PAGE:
Grading and Staging of Bladder Cancer

 What are the Grades and Stages of Muscle Invasive Bladder Cancer?

Grade and stage are two important ways to measure and describe how cancer develops. A tumor grade tells how aggressive the cancer cells are. A tumor stage tells how much the cancer has spread.

Tumor Grade

Grading is one of the ways to know if the cancer will return. It also tells us how quickly the cancer may grow and/or spread.

Tumors can be low or high grade. High-grade tumor cells are very abnormal, poorly organized and more serious. They are the most aggressive and more likely to grow into the bladder muscle.

Tumor Stage

The tumor stage tells how much of the bladder tissue has the cancer. Doctors can tell the stage of bladder cancer by taking a small sample of the tumor. This is called a biopsy. A pathologist in a lab examines the sample under a microscope and determines the stage of the cancer.

The stages of bladder cancer are:

  • Ta: Tumor on the bladder lining that does not enter the muscle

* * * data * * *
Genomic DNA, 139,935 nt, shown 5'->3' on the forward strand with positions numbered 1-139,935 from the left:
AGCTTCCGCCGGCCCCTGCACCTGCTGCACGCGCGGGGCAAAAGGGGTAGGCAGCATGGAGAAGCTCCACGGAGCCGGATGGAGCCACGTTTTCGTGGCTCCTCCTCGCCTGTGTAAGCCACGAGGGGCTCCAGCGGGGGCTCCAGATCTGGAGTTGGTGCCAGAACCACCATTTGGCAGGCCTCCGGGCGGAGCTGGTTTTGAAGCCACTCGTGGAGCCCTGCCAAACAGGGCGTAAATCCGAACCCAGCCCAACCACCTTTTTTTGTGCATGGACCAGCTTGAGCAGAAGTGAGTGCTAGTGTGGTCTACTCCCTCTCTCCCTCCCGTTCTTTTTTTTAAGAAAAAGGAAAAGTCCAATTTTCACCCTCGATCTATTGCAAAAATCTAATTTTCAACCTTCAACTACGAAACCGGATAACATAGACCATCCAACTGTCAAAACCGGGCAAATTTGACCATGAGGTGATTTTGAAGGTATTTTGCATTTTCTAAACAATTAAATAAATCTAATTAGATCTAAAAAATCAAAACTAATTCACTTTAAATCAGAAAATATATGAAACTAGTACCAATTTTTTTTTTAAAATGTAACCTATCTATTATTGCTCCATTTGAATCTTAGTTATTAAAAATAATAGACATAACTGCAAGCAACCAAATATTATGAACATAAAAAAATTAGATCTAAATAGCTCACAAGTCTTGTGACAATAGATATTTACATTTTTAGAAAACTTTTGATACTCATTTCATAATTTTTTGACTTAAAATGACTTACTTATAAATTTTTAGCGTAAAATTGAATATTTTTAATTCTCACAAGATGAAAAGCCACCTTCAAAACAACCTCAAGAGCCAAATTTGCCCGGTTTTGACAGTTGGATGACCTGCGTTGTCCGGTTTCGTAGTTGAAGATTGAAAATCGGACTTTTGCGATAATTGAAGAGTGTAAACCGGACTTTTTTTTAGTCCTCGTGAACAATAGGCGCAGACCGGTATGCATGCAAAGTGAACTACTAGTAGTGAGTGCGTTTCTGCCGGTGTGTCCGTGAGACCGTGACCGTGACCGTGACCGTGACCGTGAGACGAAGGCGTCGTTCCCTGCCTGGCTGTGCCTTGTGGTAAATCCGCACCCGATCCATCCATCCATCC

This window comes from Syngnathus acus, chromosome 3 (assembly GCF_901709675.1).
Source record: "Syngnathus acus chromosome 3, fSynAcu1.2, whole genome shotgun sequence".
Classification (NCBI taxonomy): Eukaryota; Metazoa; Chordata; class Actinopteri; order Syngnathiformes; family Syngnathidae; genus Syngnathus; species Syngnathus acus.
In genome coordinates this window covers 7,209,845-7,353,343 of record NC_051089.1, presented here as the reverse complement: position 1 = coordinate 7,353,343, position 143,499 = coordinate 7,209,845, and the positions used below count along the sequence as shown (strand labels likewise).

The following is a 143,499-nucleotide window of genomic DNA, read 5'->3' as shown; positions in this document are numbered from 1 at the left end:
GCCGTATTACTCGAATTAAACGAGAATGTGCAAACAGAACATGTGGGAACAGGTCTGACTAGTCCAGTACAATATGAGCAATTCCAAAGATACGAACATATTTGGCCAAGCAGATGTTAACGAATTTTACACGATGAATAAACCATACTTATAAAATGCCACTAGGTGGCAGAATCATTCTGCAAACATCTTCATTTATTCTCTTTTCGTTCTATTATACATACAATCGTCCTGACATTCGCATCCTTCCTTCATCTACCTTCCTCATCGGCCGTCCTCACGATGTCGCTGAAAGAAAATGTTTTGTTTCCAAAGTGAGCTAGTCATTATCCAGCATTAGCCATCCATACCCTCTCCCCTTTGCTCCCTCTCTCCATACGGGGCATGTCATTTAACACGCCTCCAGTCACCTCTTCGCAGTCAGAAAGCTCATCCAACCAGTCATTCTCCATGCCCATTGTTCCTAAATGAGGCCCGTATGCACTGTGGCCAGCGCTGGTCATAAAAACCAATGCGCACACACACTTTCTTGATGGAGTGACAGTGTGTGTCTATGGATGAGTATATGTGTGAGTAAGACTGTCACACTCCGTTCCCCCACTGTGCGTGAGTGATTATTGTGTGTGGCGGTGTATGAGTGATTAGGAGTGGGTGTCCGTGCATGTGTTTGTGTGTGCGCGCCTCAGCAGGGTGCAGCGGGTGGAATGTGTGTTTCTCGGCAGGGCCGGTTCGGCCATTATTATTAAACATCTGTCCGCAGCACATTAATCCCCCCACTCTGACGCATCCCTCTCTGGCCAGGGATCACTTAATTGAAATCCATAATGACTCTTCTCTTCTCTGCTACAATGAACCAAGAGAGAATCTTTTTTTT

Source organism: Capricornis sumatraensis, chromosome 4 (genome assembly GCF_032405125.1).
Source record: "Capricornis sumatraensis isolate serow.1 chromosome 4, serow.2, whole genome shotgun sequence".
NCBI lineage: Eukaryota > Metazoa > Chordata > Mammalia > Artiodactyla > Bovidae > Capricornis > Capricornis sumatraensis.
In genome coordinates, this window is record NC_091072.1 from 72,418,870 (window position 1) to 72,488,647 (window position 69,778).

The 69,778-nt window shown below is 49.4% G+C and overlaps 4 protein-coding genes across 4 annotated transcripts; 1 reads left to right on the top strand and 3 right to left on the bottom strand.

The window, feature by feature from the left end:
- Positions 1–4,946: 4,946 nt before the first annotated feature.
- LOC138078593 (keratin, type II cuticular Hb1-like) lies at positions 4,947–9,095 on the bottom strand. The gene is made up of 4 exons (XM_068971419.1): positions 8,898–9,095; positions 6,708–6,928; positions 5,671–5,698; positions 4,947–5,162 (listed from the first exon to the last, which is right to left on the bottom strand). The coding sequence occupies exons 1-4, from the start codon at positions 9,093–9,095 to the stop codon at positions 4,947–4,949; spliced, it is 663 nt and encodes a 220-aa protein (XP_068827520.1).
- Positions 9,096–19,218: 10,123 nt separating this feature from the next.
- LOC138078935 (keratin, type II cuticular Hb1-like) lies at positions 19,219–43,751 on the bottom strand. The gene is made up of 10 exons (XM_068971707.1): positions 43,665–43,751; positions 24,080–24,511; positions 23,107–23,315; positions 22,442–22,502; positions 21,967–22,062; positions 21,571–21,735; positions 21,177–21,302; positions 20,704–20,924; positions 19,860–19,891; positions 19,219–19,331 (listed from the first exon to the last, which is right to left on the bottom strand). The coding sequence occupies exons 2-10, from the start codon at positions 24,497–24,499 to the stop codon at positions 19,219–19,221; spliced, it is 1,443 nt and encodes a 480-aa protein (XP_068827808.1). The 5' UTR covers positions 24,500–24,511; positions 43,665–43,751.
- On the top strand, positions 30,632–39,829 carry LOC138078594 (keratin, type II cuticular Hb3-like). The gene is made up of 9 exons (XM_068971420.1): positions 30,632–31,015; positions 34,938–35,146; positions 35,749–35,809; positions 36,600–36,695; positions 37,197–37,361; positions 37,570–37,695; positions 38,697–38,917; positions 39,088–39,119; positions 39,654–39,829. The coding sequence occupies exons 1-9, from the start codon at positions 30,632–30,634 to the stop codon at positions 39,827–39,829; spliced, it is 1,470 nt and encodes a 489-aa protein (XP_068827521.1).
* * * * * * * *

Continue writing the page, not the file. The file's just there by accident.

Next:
• Tis: Carcinoma in situ-A high-grade cancer-it looks like a reddish, velvety patch on the bladder lining
  • T1: Tumor goes through the bladder lining but does not reach the muscle layer 
  • T2: Tumor grows into the muscle layer of the bladder
  • T3: Tumor goes past the muscle layer into tissues surrounding the bladder
  • T4: Tumor has spread to nearby structures such as lymph nodes and the prostate in men or the vagina in females.

Layers of the Bladder
Layers of the bladder

What to Expect with MIBC

Muscle invasive bladder cancer is a serious and more advanced stage of bladder cancer. MIBC is when the cancer has grown far into the wall of the bladder (Stages T2 and beyond).

For patients with MIBC, the overall prognosis (how the disease may progress) has not changed in the last 30 years. In patients who undergo cystectomy (surgical removal or partial removal of the bladder), the cancer return rate can be from 20-30% for stage T2. The cancer return rate can be 40% for T3, greater than 50% for T4 and usually higher when lymph nodes are involved. If bladder cancer does recur, it most often will happen within the first two years after bladder surgery.